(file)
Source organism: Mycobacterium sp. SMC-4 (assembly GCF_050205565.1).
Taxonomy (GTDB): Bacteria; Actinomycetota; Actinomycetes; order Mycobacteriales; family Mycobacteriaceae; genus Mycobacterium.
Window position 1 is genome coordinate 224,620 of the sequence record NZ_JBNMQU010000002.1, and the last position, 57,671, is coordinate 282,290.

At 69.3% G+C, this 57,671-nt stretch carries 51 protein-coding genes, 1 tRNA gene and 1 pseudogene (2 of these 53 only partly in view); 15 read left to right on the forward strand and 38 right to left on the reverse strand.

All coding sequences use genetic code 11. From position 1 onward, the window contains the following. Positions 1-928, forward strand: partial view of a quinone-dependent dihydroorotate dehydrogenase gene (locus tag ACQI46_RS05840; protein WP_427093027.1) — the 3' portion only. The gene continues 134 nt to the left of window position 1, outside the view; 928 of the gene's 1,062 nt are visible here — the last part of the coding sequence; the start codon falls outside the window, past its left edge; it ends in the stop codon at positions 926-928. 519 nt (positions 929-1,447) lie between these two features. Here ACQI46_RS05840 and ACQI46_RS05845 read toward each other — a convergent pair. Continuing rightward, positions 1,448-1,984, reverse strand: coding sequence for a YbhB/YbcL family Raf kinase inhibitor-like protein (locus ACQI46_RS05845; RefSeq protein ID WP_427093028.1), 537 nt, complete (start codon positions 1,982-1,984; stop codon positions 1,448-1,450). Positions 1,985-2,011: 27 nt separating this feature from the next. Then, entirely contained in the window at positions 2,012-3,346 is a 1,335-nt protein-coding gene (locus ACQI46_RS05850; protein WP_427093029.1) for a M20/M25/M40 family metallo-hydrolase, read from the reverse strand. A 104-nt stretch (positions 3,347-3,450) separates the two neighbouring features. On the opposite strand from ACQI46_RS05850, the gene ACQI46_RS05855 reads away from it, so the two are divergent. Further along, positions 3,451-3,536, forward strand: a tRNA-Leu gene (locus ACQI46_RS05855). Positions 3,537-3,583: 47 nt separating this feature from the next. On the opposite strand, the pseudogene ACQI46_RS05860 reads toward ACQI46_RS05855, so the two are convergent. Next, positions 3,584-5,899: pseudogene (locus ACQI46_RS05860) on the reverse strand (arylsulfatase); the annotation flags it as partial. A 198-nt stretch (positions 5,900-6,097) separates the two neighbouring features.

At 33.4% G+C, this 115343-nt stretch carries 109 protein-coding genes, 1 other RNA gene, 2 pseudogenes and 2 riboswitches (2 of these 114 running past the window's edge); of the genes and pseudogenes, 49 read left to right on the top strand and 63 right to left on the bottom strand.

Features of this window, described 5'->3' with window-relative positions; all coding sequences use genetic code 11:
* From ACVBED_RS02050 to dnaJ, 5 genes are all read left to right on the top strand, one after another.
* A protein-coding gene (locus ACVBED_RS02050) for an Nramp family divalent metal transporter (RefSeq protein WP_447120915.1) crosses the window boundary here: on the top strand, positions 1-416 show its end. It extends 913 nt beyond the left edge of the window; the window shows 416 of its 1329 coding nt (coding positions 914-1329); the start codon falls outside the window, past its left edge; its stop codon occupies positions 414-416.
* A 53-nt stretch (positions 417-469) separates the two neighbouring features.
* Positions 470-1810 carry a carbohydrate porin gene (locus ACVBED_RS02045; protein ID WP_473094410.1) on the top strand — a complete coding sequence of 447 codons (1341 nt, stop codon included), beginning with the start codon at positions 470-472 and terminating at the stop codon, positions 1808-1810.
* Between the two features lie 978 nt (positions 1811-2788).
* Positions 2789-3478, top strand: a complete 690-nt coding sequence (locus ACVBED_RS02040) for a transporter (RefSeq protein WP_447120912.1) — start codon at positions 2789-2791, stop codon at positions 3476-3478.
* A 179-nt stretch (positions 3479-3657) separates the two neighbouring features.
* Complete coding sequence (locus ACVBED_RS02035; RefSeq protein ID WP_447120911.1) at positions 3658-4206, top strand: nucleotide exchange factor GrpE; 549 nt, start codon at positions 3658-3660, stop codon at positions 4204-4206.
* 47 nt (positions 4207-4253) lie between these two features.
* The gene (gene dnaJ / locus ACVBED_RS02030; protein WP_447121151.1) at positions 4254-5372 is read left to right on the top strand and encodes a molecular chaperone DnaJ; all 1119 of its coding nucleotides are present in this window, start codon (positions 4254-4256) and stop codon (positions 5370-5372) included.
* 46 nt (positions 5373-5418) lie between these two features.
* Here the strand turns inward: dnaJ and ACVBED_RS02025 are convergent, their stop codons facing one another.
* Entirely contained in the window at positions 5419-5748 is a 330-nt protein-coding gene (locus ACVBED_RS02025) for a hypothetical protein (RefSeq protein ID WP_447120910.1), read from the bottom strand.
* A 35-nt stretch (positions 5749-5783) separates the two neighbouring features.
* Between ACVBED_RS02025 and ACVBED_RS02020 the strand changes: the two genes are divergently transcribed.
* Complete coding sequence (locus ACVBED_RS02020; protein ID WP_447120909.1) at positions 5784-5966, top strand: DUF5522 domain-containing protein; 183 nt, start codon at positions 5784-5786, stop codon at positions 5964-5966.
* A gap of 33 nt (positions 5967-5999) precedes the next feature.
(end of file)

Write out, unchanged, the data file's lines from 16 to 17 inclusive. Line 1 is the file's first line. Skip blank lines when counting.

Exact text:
* 47 nt (positions 4207-4253) lie between these two features.
* The gene (gene dnaJ / locus ACVBED_RS02030; protein WP_447121151.1) at positions 4254-5372 is read left to right on the top strand and encodes a molecular chaperone DnaJ; all 1119 of its coding nucleotides are present in this window, start codon (positions 4254-4256) and stop codon (positions 5370-5372) included.